Tuesday, April 23, 2013


Recently I have been thinking a lot about how to determine pricing. How do I decide on fair value for paintings when I have not yet begun to sell?
I have looked at the prices of other paintings in exhibits I have showed in and seem to have a comparable price to most of the other paintings but most of them are not portraits and non of them are commissions. Commissions are always harder to paint than projects I think of myself.
When I look online at artists that I think are similar in ability but have established themselves in the art market I see prices much higher than mine.
I do not know whether to have low prices so that people will be able to afford them easier, or do I price them at the range I think they are worth and that more accurately reflects the hours of work I put into them, and work much harder to find a market for them?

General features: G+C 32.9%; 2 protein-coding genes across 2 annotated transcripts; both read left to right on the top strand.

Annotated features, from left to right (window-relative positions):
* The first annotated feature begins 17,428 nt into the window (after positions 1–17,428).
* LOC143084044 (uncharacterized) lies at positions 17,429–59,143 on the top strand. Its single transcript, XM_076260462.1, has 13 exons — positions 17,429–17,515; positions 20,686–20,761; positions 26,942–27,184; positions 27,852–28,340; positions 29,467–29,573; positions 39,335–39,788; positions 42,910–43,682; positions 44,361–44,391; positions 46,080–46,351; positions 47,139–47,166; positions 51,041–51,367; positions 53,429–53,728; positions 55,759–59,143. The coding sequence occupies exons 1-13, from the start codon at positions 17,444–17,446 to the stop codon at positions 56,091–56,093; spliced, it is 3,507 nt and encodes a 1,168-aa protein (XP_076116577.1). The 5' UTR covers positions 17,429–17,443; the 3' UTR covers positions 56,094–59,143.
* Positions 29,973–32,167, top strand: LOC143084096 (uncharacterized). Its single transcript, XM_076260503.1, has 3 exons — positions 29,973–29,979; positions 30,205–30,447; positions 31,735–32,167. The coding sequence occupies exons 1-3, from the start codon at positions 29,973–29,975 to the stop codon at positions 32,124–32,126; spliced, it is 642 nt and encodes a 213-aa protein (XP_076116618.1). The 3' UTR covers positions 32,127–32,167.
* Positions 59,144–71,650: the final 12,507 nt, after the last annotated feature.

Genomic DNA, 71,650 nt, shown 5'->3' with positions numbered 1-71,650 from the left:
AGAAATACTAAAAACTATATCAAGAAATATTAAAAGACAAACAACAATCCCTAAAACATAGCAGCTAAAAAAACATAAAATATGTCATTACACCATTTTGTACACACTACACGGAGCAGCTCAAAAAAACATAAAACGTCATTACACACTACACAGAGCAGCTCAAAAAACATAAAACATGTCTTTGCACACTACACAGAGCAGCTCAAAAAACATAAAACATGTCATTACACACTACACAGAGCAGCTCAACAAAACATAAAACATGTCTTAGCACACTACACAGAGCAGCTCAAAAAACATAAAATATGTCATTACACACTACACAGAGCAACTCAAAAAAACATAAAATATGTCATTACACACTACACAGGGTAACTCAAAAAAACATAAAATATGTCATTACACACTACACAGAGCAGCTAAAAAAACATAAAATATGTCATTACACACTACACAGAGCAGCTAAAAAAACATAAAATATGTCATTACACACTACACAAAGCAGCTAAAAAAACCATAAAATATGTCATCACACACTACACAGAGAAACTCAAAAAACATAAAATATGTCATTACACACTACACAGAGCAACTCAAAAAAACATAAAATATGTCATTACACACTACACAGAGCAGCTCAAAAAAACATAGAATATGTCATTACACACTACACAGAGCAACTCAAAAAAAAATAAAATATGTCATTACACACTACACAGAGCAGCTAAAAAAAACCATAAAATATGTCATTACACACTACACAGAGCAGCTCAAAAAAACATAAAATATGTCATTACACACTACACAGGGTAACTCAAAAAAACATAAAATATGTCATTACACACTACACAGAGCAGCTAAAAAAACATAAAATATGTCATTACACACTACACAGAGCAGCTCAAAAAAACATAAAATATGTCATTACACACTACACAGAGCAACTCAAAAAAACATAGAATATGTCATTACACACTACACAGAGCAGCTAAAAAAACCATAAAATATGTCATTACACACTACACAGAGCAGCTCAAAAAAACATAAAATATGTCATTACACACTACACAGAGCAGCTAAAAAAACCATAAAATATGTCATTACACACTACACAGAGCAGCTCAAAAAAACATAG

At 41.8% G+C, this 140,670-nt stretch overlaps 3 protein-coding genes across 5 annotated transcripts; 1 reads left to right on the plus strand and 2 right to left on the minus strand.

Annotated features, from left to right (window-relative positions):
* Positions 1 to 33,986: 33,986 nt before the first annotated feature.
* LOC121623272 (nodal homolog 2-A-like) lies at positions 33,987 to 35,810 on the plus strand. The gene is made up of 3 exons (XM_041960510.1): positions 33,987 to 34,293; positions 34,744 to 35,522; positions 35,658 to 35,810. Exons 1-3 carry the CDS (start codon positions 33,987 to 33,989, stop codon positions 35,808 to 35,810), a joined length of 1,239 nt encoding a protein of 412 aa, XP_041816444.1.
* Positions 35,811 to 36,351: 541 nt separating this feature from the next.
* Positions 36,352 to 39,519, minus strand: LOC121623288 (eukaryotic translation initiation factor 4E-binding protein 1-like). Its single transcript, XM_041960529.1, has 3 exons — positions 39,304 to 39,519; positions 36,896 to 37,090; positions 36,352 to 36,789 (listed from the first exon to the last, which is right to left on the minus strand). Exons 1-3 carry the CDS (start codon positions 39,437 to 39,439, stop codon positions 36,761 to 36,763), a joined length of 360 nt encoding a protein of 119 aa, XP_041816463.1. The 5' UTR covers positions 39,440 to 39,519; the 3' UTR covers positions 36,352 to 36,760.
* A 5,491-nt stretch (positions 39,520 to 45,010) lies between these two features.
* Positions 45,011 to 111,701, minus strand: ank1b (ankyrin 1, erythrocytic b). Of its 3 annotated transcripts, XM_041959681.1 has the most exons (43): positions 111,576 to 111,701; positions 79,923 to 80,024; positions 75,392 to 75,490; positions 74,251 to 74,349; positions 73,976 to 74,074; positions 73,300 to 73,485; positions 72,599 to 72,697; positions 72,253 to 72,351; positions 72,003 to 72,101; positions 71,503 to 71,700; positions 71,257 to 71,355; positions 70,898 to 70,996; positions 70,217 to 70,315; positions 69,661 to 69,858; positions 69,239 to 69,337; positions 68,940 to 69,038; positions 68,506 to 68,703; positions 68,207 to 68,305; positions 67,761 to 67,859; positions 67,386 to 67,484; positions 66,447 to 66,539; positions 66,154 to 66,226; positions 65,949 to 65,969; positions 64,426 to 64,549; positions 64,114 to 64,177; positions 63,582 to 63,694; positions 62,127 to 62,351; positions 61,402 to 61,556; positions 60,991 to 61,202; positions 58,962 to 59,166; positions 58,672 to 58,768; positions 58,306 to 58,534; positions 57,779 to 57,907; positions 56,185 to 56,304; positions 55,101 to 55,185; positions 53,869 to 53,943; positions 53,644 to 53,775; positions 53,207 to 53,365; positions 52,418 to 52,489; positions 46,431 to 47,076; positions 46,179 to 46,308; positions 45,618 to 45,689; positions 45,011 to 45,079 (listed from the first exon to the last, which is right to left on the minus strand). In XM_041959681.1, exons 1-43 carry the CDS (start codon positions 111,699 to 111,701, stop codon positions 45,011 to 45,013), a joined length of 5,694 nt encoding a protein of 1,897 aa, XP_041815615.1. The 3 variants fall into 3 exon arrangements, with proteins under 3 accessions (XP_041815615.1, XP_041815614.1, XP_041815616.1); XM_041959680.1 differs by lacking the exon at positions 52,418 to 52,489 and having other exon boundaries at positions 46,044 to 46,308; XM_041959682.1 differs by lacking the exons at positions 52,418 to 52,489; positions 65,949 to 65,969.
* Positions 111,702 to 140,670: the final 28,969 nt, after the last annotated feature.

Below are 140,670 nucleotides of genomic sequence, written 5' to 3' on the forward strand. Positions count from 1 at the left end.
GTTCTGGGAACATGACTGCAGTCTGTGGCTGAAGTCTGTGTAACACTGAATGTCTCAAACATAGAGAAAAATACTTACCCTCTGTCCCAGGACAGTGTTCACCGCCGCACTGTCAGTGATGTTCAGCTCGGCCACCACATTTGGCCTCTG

I would like be able to sell to friends and family but most of them do not have the extra income to invest in original paintings at fair market prices.
I also want to be able to start working on commissions for people.  I have been asked for pricing by several different people and I am hesitant to give it to them because I would like to get paid fairly but I also do not want to drive them away with pricing that is higher than they were expecting. How can I build up a market without starting somewhere?
With nothing New to show you, here is a painting I did while in college. "Rutabaga Lady" reflects my roots in South Eastern Kentucky and currently hangs on my Parents Dining Room Wall. Painting the Rutabagas was one of those painting moments when everything just worked and the brush seemed to fly and every brush stroke just worked. Those are painting moments to remember and hold in my heart when things are more painstaking.


  1. This is still one of my favorites... even though you have progressed so far since school. I just love her. So true to life.

  2. I may repaint this at some point. I love her also.